April 15th: Jose Vidro steps in against Brandon McCarthy in the second inning and launches his second home run of the game.
He may've gone on to have a phenomenal second half, but as far as I'm concerned, Slampig never had a more thoroughly satisfying day.
In truth, the entire game was a memorable moment. Along with Vidro's home runs were about five or six glaring misplays at third base by Matt Kata, a 13-pitch at bat by Ichiro that ended with an infield single, a strikeout by Horacio Ramirez, and an eight-run victory. But since choosing April 15th as the #42 top moment would be a violation of my own rules, I'm picking Vidro, because to this day his astonishing performance remains vivid in my memory.
That Vidro had already taken McCarthy deep in the first should've been enough. This was a guy who'd been a constant target since the day he was acquired, a big fat slob of a man who wasn't doing himself any favors by batting .143 through the first week. In those seven games, Vidro put 24 balls in play, and 18 were on the ground. The jabs and derisive nicknames were coming fast and furious, and while they were being made in good fun, Vidro needed a breakout game in the worst way so as to deflect some of that criticism somewhere else.
His home run in the first inning should've been it. That was the moment where, in a state of sheer...flabbergastion?...we took back everything bad we said and finally accepted him as a Mariner. Every player on a new team has to do something to win the fans over, and this homer was Vidro's way of earning his first brownie points. We appreciated the gesture.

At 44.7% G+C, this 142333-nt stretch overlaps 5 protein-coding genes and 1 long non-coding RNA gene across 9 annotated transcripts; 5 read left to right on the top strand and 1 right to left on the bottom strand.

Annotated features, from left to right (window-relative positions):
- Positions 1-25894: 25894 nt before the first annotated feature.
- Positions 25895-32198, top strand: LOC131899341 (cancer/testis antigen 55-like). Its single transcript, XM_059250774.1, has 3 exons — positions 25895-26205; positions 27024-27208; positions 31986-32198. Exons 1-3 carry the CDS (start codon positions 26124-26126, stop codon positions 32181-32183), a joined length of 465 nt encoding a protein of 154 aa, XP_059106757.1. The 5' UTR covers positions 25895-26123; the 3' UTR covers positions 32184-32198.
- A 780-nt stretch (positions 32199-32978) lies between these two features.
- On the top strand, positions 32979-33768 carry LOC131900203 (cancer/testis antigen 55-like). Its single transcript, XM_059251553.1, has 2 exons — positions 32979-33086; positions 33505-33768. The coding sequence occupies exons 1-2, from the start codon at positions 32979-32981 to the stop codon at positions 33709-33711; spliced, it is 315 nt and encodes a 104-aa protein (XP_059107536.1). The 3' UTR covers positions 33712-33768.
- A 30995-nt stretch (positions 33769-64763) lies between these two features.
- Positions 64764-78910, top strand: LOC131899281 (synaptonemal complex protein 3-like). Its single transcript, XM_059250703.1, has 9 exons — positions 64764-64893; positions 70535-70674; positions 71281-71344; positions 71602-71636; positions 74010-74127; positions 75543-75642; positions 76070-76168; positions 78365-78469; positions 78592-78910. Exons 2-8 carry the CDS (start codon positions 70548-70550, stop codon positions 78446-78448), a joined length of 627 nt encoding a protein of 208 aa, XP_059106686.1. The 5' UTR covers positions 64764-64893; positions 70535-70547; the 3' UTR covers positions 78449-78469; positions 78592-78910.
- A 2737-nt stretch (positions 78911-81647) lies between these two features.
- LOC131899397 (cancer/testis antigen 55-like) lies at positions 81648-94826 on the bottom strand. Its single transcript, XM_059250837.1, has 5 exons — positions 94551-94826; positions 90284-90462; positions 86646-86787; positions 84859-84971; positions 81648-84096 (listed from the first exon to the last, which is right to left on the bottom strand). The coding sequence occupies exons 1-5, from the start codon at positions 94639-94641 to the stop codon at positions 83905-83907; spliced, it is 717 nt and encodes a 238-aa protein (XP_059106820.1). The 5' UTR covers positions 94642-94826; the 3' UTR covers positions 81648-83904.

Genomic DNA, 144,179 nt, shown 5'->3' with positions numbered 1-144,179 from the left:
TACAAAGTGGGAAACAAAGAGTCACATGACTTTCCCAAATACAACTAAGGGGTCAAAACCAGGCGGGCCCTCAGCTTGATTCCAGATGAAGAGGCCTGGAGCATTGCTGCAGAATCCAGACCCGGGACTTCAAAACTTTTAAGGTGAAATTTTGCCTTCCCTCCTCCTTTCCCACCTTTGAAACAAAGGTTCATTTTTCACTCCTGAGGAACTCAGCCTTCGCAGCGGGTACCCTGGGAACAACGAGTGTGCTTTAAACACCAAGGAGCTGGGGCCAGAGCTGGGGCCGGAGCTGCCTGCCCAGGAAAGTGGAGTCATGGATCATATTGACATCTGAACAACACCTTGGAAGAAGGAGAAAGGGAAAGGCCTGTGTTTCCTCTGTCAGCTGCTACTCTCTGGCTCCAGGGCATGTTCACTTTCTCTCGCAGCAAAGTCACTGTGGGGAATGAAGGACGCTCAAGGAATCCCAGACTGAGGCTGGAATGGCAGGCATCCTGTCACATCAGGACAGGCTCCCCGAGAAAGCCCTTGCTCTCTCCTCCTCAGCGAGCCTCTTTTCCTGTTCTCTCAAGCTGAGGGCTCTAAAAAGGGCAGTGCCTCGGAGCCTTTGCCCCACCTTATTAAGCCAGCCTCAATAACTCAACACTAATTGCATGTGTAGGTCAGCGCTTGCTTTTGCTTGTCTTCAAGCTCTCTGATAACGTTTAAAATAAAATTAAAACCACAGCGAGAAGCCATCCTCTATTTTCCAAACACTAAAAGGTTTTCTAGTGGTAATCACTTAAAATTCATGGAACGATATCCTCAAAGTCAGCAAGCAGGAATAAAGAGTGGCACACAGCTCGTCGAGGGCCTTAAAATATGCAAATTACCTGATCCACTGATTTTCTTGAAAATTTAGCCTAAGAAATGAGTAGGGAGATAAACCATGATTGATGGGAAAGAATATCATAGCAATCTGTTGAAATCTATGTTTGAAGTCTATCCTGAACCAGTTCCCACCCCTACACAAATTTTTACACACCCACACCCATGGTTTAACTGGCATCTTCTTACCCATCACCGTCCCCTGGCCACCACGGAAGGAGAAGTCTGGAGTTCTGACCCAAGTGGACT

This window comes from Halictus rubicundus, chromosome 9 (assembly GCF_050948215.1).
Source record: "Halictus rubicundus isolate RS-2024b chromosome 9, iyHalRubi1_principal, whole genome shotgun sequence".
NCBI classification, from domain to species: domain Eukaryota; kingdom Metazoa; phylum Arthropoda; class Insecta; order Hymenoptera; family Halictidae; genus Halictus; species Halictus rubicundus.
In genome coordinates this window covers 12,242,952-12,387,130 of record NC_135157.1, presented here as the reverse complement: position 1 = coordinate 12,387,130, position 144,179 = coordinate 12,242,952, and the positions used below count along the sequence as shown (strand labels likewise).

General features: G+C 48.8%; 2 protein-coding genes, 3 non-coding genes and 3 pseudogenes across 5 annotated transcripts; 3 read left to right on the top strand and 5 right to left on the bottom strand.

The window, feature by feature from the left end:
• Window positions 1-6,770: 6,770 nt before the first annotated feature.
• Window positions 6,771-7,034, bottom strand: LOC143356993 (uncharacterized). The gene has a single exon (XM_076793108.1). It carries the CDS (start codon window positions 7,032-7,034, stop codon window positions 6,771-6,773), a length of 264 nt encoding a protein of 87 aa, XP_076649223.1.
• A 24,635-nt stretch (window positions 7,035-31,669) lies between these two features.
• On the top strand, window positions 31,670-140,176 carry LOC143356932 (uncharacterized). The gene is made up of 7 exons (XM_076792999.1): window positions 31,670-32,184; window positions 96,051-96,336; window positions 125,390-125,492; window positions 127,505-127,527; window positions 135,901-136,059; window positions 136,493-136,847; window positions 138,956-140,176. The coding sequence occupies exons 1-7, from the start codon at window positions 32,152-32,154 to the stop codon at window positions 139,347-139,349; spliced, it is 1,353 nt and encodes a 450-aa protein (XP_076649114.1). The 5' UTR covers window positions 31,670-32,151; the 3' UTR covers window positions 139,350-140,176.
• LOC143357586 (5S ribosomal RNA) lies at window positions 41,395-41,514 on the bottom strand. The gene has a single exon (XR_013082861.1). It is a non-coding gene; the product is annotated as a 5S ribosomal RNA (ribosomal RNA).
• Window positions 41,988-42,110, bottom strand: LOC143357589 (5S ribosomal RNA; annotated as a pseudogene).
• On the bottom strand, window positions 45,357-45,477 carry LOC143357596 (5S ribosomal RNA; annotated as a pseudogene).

The moment passed, and almost immediately we began to reflect on it and chuckle. But that didn't last very long, because Vidro's second at bat came up pretty quick, and if you thought the first was preposterous...
-Graham, second inning
Based on Vidro's six home runs in 625 plate appearances last year, the statistical odds of him hitting two home runs on a day in which he bats five times are 0.09%, or once every 1117 games. We had witnessed something at about the same level of rarity as, say, Joe Blanton or Gil Meche throwing a no-hitter. Generally speaking, there's an inverse relationship between likelihood of event and emotional response, and as we watched Vidro's second funk blast in as many innings sail a half-dozen rows deep into the right field seats, we lost our shit.
Vidro may never be a favorite in these parts, but on April 15th, four months into his Mariner career, he finally gave us something to smile about. And, oh, did we ever.